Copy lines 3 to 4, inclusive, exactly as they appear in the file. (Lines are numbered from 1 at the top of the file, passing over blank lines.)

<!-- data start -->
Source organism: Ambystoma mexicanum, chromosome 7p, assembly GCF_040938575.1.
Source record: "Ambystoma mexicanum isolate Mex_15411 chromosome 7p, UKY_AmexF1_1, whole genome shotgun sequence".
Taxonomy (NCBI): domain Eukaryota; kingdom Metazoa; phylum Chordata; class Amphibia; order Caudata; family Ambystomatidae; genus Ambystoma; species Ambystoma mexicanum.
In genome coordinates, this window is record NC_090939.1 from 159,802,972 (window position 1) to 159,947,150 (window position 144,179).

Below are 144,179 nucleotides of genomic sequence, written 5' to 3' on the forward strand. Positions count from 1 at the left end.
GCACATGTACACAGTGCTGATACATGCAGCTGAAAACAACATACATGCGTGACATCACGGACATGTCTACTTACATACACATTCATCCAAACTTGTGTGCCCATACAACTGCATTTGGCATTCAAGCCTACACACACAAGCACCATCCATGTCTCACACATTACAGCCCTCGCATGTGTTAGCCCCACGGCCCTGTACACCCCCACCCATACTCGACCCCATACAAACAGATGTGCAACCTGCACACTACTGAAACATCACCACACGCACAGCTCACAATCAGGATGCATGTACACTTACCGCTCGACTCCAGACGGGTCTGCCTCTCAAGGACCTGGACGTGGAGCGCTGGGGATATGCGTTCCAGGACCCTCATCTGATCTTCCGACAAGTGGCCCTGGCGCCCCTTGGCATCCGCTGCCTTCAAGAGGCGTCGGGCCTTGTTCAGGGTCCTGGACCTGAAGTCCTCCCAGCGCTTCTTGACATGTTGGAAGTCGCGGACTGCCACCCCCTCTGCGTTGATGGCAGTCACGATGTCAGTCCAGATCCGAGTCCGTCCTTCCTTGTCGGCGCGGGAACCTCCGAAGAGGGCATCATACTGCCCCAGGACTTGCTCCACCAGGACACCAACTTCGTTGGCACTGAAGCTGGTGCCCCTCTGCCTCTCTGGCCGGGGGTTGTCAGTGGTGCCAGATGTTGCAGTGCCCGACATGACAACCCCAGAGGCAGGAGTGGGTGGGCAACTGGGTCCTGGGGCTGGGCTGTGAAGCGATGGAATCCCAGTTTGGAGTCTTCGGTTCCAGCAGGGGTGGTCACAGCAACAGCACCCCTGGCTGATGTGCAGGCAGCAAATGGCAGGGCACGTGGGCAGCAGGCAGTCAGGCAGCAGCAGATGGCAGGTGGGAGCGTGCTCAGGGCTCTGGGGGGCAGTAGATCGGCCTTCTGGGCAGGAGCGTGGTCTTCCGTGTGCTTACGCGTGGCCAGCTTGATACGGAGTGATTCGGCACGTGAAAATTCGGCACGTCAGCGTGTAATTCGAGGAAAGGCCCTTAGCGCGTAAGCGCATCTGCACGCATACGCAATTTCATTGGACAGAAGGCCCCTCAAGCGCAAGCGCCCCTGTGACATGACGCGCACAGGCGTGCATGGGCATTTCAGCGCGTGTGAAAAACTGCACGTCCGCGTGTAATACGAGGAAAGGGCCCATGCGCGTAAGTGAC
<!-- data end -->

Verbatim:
Taxonomy (NCBI): domain Eukaryota; kingdom Metazoa; phylum Chordata; class Amphibia; order Caudata; family Ambystomatidae; genus Ambystoma; species Ambystoma mexicanum.
In genome coordinates, this window is record NC_090939.1 from 159,802,972 (window position 1) to 159,947,150 (window position 144,179).